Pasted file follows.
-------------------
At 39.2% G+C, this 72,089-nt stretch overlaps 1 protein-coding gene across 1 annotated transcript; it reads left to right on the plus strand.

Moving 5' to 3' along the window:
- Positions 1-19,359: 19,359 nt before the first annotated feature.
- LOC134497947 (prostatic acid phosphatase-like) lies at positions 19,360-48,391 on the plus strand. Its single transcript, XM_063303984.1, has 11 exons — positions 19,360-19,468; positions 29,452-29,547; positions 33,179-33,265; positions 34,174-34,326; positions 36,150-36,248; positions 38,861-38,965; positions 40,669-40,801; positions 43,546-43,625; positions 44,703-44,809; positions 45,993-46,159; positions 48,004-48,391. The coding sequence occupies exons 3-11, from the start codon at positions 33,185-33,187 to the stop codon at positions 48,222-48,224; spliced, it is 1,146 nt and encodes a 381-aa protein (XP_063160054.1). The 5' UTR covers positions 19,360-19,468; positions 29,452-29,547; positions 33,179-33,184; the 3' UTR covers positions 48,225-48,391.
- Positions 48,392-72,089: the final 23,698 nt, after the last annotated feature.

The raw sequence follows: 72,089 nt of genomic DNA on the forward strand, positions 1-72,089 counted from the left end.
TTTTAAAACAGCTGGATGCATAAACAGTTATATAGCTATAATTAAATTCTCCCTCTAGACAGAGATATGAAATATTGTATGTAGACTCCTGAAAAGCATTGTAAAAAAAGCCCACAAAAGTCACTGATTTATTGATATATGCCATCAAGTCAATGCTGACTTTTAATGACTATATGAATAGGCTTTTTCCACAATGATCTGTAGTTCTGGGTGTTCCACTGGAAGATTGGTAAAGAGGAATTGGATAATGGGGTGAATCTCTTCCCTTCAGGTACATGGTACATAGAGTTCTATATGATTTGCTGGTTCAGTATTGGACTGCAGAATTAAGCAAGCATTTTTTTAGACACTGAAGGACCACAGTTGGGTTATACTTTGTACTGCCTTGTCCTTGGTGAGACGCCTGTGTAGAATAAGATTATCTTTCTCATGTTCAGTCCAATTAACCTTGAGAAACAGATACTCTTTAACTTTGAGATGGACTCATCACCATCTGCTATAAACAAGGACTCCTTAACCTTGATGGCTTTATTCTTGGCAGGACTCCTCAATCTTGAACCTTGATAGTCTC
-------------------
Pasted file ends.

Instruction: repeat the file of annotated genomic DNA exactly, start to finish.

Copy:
At 39.2% G+C, this 72,089-nt stretch overlaps 1 protein-coding gene across 1 annotated transcript; it reads left to right on the plus strand.

Moving 5' to 3' along the window:
- Positions 1-19,359: 19,359 nt before the first annotated feature.
- LOC134497947 (prostatic acid phosphatase-like) lies at positions 19,360-48,391 on the plus strand. Its single transcript, XM_063303984.1, has 11 exons — positions 19,360-19,468; positions 29,452-29,547; positions 33,179-33,265; positions 34,174-34,326; positions 36,150-36,248; positions 38,861-38,965; positions 40,669-40,801; positions 43,546-43,625; positions 44,703-44,809; positions 45,993-46,159; positions 48,004-48,391. The coding sequence occupies exons 3-11, from the start codon at positions 33,185-33,187 to the stop codon at positions 48,222-48,224; spliced, it is 1,146 nt and encodes a 381-aa protein (XP_063160054.1). The 5' UTR covers positions 19,360-19,468; positions 29,452-29,547; positions 33,179-33,184; the 3' UTR covers positions 48,225-48,391.
- Positions 48,392-72,089: the final 23,698 nt, after the last annotated feature.

The raw sequence follows: 72,089 nt of genomic DNA on the forward strand, positions 1-72,089 counted from the left end.
TTTTAAAACAGCTGGATGCATAAACAGTTATATAGCTATAATTAAATTCTCCCTCTAGACAGAGATATGAAATATTGTATGTAGACTCCTGAAAAGCATTGTAAAAAAAGCCCACAAAAGTCACTGATTTATTGATATATGCCATCAAGTCAATGCTGACTTTTAATGACTATATGAATAGGCTTTTTCCACAATGATCTGTAGTTCTGGGTGTTCCACTGGAAGATTGGTAAAGAGGAATTGGATAATGGGGTGAATCTCTTCCCTTCAGGTACATGGTACATAGAGTTCTATATGATTTGCTGGTTCAGTATTGGACTGCAGAATTAAGCAAGCATTTTTTTAGACACTGAAGGACCACAGTTGGGTTATACTTTGTACTGCCTTGTCCTTGGTGAGACGCCTGTGTAGAATAAGATTATCTTTCTCATGTTCAGTCCAATTAACCTTGAGAAACAGATACTCTTTAACTTTGAGATGGACTCATCACCATCTGCTATAAACAAGGACTCCTTAACCTTGATGGCTTTATTCTTGGCAGGACTCCTCAATCTTGAACCTTGATAGTCTC